Rebecca Grossman accused of illegal conduct from jail, prosecution wants phone privileges revoked

City News Service
Tuesday, March 19, 2024
Rebecca Grossman accused of misconduct from jail after conviction
Rebecca Grossman, the woman convicted in a Westlake Village crash that killed two young boys, is now accused of illegal conduct from jail.

WESTLAKE VILLAGE, Calif. (CNS) -- Prosecutors filed court papers asking a judge to revoke Rebecca Grossman's privilege to make telephone calls while in jail, contending that she has used the calls to "engage in wholly improper conduct or potentially illegal conduct" after being convicted of second-degree murder and other charges involving a crash that killed two young boys in Westlake Village.

A hearing is set Friday in a Van Nuys courtroom involving the prosecution's request involving Grossman, a co-founder of the Grossman Burn Foundation.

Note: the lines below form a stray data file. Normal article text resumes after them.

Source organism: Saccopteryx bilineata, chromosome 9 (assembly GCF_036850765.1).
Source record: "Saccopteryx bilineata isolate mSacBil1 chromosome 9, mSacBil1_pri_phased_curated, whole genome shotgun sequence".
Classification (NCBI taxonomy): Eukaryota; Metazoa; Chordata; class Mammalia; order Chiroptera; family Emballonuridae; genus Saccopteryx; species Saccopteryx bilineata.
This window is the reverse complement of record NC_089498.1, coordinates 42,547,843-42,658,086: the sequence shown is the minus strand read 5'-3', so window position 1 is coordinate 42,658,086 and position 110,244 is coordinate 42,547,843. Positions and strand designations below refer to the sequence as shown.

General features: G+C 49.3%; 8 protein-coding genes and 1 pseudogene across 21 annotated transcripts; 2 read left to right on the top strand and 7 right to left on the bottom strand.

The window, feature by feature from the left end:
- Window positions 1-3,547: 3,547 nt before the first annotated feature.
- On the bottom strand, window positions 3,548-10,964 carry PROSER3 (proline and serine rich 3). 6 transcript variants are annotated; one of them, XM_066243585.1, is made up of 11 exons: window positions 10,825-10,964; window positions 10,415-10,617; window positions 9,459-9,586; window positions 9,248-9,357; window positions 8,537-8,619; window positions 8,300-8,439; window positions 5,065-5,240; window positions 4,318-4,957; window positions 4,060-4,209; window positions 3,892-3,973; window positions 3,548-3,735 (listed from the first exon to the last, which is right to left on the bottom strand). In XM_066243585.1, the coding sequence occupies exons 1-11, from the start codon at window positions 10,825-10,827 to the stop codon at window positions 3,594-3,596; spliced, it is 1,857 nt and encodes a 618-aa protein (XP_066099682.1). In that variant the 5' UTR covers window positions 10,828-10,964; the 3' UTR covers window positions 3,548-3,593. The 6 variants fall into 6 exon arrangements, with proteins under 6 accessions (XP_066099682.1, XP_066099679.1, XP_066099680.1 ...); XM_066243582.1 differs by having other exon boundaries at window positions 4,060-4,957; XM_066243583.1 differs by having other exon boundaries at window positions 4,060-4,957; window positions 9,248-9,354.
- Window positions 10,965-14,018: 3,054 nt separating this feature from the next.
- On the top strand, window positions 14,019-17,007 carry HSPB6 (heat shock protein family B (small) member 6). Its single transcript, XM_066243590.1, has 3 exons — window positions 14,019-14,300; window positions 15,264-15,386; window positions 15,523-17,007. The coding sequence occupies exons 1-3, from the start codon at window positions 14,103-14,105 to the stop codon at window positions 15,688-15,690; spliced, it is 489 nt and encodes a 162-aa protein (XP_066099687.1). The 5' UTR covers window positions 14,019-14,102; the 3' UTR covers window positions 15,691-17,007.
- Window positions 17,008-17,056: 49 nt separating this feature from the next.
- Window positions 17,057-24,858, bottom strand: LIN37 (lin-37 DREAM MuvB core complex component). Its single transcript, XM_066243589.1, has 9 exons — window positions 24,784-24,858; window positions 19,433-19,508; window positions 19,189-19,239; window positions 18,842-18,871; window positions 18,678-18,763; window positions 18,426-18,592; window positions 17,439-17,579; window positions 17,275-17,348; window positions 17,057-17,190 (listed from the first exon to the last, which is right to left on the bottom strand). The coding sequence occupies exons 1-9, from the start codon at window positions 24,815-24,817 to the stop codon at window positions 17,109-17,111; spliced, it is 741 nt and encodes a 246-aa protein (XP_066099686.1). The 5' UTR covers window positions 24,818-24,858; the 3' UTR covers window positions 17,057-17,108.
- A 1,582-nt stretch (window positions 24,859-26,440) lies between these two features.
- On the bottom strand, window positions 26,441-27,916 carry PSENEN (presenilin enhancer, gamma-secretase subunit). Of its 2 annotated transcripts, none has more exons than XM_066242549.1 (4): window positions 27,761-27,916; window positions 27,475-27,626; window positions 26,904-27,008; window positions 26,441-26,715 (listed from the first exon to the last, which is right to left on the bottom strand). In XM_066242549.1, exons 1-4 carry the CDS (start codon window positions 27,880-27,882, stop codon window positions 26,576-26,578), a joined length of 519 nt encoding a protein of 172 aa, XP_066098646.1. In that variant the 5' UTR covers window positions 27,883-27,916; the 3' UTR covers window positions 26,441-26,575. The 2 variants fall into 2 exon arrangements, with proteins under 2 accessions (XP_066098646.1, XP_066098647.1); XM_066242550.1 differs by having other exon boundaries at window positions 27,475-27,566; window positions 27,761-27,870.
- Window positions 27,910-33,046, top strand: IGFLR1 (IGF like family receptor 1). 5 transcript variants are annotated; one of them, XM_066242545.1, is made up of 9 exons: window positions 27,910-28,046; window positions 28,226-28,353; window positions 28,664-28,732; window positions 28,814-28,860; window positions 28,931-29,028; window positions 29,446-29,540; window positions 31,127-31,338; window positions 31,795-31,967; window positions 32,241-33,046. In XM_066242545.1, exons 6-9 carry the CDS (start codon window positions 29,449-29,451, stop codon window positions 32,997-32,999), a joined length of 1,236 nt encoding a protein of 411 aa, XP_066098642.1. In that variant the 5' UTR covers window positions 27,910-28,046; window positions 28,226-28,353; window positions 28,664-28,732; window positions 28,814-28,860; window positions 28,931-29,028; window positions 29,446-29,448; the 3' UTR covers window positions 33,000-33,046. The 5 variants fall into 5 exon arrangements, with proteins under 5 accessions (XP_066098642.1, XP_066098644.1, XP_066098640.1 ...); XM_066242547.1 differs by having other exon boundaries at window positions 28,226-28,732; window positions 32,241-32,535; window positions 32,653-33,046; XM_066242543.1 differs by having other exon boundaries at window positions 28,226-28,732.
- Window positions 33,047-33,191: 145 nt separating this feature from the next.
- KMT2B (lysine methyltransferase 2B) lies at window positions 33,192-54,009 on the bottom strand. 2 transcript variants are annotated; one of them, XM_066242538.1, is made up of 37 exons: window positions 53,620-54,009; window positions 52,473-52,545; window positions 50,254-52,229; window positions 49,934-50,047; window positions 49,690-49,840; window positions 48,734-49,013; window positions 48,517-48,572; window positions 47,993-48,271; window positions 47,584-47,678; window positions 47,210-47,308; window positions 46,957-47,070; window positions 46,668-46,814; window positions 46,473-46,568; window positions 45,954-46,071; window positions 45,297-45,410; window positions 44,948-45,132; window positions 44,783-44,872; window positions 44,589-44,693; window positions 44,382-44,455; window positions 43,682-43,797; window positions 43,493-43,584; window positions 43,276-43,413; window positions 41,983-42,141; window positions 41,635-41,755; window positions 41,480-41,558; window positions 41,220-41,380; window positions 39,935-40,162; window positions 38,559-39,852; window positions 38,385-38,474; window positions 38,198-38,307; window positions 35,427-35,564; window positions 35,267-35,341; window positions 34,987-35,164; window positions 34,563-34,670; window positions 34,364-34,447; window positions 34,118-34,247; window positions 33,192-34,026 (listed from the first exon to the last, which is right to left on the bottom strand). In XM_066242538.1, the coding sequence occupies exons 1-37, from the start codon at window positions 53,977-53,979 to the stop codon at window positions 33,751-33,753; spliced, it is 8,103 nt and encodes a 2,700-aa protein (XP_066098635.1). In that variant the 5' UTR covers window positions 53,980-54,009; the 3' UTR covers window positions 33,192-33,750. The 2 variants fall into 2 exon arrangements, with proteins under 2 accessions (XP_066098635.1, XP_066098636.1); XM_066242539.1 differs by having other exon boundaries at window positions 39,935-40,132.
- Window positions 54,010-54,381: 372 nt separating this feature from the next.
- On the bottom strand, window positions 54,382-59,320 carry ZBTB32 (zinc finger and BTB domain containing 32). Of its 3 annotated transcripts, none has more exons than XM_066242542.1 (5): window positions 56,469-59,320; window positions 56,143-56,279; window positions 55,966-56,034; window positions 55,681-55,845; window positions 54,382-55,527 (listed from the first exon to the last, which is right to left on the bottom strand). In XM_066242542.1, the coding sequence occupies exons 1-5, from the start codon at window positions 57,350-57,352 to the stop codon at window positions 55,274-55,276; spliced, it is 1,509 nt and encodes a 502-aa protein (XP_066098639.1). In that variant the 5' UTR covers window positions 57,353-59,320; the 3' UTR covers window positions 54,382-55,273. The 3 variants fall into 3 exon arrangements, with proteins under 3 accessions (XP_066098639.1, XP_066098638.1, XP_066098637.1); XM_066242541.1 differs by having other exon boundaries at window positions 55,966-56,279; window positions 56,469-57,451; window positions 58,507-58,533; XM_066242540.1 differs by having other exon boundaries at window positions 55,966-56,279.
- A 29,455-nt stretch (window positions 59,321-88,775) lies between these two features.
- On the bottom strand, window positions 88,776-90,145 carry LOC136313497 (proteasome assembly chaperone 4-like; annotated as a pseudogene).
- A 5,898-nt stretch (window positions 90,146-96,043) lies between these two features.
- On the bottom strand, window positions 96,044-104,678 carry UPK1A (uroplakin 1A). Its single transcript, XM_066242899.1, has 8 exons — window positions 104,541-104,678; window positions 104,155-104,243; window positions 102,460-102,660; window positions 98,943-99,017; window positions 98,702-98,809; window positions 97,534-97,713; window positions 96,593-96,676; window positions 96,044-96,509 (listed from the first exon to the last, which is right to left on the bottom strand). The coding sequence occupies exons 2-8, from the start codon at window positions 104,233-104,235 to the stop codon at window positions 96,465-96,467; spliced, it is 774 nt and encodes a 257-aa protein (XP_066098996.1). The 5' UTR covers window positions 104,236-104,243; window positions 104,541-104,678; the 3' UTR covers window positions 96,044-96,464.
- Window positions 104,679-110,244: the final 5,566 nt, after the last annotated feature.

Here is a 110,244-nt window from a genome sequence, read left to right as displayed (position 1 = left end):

In a 16-page filing first reported by the Los Angeles Times, Deputy District Attorneys Ryan Gould and Jamie Castro wrote that Grossman's recorded phone calls include "admissions to violating the court protective order regarding the disclosure of evidence on the internet and to the press" and also "document numerous potential criminal conspiracies such as requests to disclose more protected discovery, discussion of various attempts to interfere with witnesses and their testimony and attempts to influence (the judge) in regards to sentencing and motions for a new trial."

Grossman, 60, was taken into custody Feb. 23, within minutes of a jury finding her guilty of two counts each of second-degree murder and vehicular manslaughter with gross negligence and one count of hit-and-run resulting in death involving the Sept. 29, 2020, crash that left 11-year-old Mark Iskander and his 8-year-old brother, Jacob, dead.